Additionally, we cannot limit fundamental, constitutional rights without thinking critically about any messages sent by these restrictions. The language surrounding abortion in these restrictions expresses an attitude or judgment about the necessity of the procedure but does not make an accurate factual claim. To call abortions non-essential or elective degrades the fundamental nature of this right by suggesting that constitutional protection is misguided.

Discourse during COVID-19 is not occurring inside a vacuum; how we discuss abortion throughout this pandemic will inevitably impact future abortion discourse.

Many of these states calling abortions non-essential or elective have proposed other legislation restricting a woman’s constitutional right to abortion in recent years. For example, Ohio tried to enact a “heartbeat bill,” which would have banned abortions once a fetal heartbeat was detectable, which occurs before many women know they are pregnant. Language like “non-essential” and “elective” will only embolden these efforts to slowly chip away at abortion rights, especially given imminent judicial challenges.

This term, the Supreme Court will rule on June Medical Services v. Gee, determining the constitutionality of a Louisiana abortion law imposing admitting privilege requirements, meaning a provider must have admitting privileges to a hospital within a 30 mile radius from the abortion facility. Although Whole Woman’s Health v. Hellerstedt set a precedent for the unconstitutionality of such laws in 2016 because of the undue burden they pose, this case may demonstrate the Supreme Court’s willingness to reconsider abortion precedent. Now more than ever, we must use language that demonstrates the importance of abortion.

Moreover, efforts to restrict abortion during the pandemic by states that have, in the past, attempted to curtail access to abortion raise questions about the motivations behind these new restrictions. Concerns about PPE may be a convenient excuse for a greater legislative and moral agenda. We cannot, and should not, tolerate the use of a pandemic to leverage a political cause that endangers the well-being of women.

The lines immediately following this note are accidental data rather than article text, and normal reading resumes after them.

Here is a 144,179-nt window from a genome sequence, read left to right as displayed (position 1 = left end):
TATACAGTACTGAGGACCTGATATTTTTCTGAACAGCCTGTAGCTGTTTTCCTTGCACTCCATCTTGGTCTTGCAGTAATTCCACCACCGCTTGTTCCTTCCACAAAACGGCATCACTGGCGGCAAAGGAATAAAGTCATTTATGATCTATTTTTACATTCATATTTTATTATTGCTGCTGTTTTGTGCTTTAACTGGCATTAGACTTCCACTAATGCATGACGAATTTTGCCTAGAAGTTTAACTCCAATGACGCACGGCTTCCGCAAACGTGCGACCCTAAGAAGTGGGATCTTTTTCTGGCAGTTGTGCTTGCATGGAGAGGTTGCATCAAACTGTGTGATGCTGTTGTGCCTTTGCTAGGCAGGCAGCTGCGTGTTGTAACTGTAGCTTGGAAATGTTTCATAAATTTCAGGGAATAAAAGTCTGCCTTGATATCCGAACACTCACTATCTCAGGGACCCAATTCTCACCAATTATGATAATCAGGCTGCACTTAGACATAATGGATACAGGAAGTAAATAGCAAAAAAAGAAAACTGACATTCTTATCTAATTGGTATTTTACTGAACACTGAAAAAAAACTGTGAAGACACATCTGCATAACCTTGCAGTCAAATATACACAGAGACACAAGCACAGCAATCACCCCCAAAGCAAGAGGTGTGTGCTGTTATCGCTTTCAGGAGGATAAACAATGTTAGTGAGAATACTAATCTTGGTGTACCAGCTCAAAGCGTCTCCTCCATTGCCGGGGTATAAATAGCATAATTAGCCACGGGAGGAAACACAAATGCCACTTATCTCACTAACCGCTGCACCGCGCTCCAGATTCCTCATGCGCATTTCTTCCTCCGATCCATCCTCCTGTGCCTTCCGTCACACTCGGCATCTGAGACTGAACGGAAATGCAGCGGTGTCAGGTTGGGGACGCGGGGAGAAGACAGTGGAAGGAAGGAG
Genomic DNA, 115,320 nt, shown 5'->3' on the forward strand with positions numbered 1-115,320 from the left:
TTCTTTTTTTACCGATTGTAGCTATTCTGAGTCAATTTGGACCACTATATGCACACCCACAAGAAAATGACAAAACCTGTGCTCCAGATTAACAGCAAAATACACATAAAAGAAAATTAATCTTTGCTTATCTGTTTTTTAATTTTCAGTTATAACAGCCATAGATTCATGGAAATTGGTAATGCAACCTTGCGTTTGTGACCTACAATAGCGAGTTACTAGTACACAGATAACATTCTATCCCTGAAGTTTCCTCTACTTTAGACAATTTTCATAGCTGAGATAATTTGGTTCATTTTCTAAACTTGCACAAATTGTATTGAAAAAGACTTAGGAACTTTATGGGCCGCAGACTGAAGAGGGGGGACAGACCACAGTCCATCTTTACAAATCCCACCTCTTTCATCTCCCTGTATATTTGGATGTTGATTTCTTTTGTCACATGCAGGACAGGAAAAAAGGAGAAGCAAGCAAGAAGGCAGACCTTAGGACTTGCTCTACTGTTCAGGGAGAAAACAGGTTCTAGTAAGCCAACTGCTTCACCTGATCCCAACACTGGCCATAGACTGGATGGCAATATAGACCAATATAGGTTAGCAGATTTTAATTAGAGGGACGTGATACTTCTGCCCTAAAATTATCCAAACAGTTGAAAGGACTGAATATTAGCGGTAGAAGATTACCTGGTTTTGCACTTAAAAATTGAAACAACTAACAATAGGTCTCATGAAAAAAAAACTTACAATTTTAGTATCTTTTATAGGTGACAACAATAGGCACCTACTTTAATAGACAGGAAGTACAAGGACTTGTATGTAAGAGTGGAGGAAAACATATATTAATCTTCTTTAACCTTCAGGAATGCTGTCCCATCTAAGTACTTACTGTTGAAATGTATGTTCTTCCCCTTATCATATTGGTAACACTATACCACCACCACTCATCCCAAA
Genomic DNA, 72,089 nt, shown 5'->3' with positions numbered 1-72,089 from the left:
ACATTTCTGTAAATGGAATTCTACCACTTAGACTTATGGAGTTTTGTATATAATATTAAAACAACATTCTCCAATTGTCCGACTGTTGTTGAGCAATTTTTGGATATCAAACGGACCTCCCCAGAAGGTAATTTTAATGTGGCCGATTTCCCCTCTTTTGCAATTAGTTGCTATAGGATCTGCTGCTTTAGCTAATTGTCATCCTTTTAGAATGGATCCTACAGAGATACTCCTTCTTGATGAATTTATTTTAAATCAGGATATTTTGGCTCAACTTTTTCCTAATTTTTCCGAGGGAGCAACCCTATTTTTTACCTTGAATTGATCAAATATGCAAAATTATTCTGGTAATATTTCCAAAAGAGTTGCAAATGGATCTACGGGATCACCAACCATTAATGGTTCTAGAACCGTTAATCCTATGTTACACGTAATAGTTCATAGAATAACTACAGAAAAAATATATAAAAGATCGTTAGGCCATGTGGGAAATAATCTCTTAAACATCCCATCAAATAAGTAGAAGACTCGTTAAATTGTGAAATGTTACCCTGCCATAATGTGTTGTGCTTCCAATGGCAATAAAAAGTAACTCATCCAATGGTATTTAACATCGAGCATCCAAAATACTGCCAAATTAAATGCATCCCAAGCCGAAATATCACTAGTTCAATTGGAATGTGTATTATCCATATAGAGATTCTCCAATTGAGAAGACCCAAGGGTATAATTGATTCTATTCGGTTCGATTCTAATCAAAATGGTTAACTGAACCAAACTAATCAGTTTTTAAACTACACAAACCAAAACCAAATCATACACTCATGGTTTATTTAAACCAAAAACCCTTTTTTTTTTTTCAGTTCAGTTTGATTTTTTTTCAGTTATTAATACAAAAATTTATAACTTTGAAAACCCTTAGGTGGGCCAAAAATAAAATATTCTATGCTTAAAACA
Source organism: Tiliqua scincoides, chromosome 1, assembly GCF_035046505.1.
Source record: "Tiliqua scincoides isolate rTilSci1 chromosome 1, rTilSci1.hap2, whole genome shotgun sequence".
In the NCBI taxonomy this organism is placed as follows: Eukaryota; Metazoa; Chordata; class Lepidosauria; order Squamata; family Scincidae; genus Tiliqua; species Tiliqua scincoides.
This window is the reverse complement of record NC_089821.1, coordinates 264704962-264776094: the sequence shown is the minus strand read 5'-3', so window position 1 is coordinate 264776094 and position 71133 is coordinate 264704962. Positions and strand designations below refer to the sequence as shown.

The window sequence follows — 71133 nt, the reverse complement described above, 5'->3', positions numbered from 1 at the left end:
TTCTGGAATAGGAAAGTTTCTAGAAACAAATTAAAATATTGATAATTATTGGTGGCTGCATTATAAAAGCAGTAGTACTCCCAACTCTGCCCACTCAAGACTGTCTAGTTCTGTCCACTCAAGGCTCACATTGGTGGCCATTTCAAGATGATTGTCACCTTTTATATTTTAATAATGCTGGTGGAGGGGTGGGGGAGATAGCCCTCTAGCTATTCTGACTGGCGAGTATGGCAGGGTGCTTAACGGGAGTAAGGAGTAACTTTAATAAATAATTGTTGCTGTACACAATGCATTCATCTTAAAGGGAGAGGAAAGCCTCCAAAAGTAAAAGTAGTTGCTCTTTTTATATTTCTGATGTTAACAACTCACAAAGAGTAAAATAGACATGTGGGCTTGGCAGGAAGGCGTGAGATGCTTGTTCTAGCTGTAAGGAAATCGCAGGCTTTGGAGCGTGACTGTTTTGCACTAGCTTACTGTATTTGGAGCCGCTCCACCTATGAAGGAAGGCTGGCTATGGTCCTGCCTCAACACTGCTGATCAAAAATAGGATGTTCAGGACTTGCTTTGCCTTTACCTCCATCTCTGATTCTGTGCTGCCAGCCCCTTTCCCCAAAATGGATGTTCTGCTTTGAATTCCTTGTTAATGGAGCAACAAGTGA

Several federal district courts have temporarily prevented these bans from going into effect, and the Supreme Court likely will have to rule on the constitutionality of these bans. To preserve the right to abortion, all of these existing bans should be reversed, and the Supreme Court ought to deem that these measures  unconstitutionally pose an undue burden to the right to abortion, following precedent from Planned Parenthood v. Casey, to prevent further bans from being implemented.

To combat the message of states singling out abortion as non-essential or elective, states that support the right to abortion should enact policies that make clear that abortions remain essential. Several states — including New Jersey, Virginia, and Washington — have explicitly stated that their executive orders halting non-essential procedures do not apply to abortions. Other states should follow suit. There is certainly a need to conserve PPE, but it should not come at the cost of a woman’s right to self-determination.

Beatrice Brown

Beatrice (Bea) Brown is a Research Assistant for the Program On Regulation, Therapeutics, and Law (PORTAL) within the Division of Pharmacoepidemiology and Pharmacoeconomics at Brigham and Women's Hospital. She received her Master of Bioethics (MBE) from Harvard Medical School in 2020 and her BA in Ethics, Politics, & Economics from Yale University in 2019. During the 2019-2020 academic year, Bea was a Petrie-Flom Student Fellow and wrote a research paper proposing a new argument for a constitutional right to physician-assisted death by redefining what it means to heal.